Sure. To recap, in the second quarter last year we terminated a relationship with an outside sales agent because of an ethical breach, essentially payment of money to an executive we terminated that was undocumented, that that agent claimed was a loan, but without any documentation. So we terminated that relationship. This company was, in effect, representing us to major food and drug advertisers, and a number of those clients chose to take their business to a competing operation that he started up. That's the reason for the significant decline that essentially started beginning of the third quarter. We are very focused on regaining those food and drug customers, explaining the quality of our reach, both in paper and our TMC distribution, both on Long Island and in the boroughs of New York City, and are optimistic that over time we will regain those customers, but the pace of that progress is, frankly, hard to predict. We are focused on it, but it’s likely we’ll take some time to regain that business.

A - Dennis FitzSimons

Doug, this is a residual impact of us cleaning house at Newsday. What prior Newsday management had allowed to happen was a sales agent getting in the middle between the newspaper and its customers, and that will not happen again, and we’re feeling the impact from that? So there is, as Scott said, total focus on getting those accounts back and making sure we don't lose any other accounts. We will cycle through a fair amount of that by the middle of 2006.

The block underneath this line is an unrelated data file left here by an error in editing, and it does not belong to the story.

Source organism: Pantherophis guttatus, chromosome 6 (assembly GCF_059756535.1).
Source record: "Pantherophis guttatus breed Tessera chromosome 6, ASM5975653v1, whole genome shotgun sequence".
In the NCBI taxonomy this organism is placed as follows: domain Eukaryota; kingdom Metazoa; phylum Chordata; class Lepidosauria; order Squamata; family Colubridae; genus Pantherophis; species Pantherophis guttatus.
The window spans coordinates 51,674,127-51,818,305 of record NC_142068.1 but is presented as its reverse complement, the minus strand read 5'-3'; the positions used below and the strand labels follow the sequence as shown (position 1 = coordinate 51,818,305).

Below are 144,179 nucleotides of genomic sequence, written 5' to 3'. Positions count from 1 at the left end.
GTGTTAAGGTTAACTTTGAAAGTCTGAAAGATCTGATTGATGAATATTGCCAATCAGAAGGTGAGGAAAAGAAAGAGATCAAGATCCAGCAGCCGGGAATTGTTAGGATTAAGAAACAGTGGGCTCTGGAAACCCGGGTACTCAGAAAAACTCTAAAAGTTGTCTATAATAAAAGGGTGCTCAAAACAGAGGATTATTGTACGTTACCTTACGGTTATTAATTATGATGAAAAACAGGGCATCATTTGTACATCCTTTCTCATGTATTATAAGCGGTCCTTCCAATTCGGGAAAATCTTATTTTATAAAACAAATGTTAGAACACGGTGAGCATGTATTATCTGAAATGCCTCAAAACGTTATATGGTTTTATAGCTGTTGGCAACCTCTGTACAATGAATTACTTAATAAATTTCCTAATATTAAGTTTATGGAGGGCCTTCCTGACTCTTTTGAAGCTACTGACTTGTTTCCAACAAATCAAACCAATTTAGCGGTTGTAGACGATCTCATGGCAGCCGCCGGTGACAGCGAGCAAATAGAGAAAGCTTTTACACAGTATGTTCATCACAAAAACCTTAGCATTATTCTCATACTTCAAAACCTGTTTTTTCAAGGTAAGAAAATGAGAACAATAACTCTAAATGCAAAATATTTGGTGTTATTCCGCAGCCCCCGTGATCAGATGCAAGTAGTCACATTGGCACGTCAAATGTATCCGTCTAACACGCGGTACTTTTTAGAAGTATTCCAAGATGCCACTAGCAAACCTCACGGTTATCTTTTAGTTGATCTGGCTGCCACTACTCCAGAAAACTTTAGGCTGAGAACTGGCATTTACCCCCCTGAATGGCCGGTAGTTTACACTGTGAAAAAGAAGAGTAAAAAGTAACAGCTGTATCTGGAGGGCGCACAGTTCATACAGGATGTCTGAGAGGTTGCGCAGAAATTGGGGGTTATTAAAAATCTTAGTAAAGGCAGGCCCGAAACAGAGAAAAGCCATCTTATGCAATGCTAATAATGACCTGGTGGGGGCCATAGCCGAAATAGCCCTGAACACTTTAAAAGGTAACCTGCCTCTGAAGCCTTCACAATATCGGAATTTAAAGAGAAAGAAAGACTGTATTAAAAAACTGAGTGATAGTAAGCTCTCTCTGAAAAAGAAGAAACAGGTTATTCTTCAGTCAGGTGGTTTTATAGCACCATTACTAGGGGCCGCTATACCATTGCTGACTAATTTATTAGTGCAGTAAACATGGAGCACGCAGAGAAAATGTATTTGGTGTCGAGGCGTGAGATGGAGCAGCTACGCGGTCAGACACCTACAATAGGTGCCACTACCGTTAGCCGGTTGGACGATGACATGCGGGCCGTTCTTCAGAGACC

A - Scott Smith

That's correct. And then in terms of the rest of ad revenue in Newsday, it's performing reasonably well. So what you would expect there is occurring, it's just hidden by this preprint dynamic.

Q - Douglas Arthur

So can you ballpark the impact of this on the overall revenues of Newsday? Thanks.

A - Scott Smith

Well, as we said in the release, the preprint revenues there were down 24%, some figure about like that, in the fourth quarter. So it's, in the second half of the year, it was about $12 million.

Q - Douglas Arthur

Great. Thanks.

Operator

Thank you, sir. And your next question will come from Alexia Quadrani with Bear Stearns. You may proceed, please.

Q - Alexia Quadrani

Hi, thank you. A couple of questions. First, could you review what type of ad rate hikes you are expecting at your major papers in ‘06, and based on summary discussions with your advertisers maybe any feedback from them or your sentiment in terms of your likelihood of being successful with those ad rate hikes? And the second question is that we saw some nice improvement in your surf numbers in the fall in the ABC audit. What, can we expect similar improvement and what can we expect in March? Thank you.

A - Scott Smith

Sure. Ad rate increases on rate cards, it again varies a lot by category and also by paper, anywhere from some categories like classified auto that, in some markets, are pretty flat, to some categories up 6%, and that's before color premiums, where we’ve increased our color capacity. In terms of negotiations with major advertisers, the fact that we have made so much progress in stabilizing individually paid circulation, our readership story is good; we offer this array of product choices in our market all that is appreciated. That said, it's always a negotiation with them and with large clients, the likelihood you end up with something less than rate card increases is high. I am encouraged by what I'm hearing from our sales people about how major revenue contracts are settling in, in terms of the negotiation that occurs about this time of year. But again, particularly with major retailers, where their fiscal year is just ending, a number of those contracts, as is normal, haven't been finalized yet. On balance, I would say we are in a healthy, relatively normal environment in terms of negotiation of revenue contracts.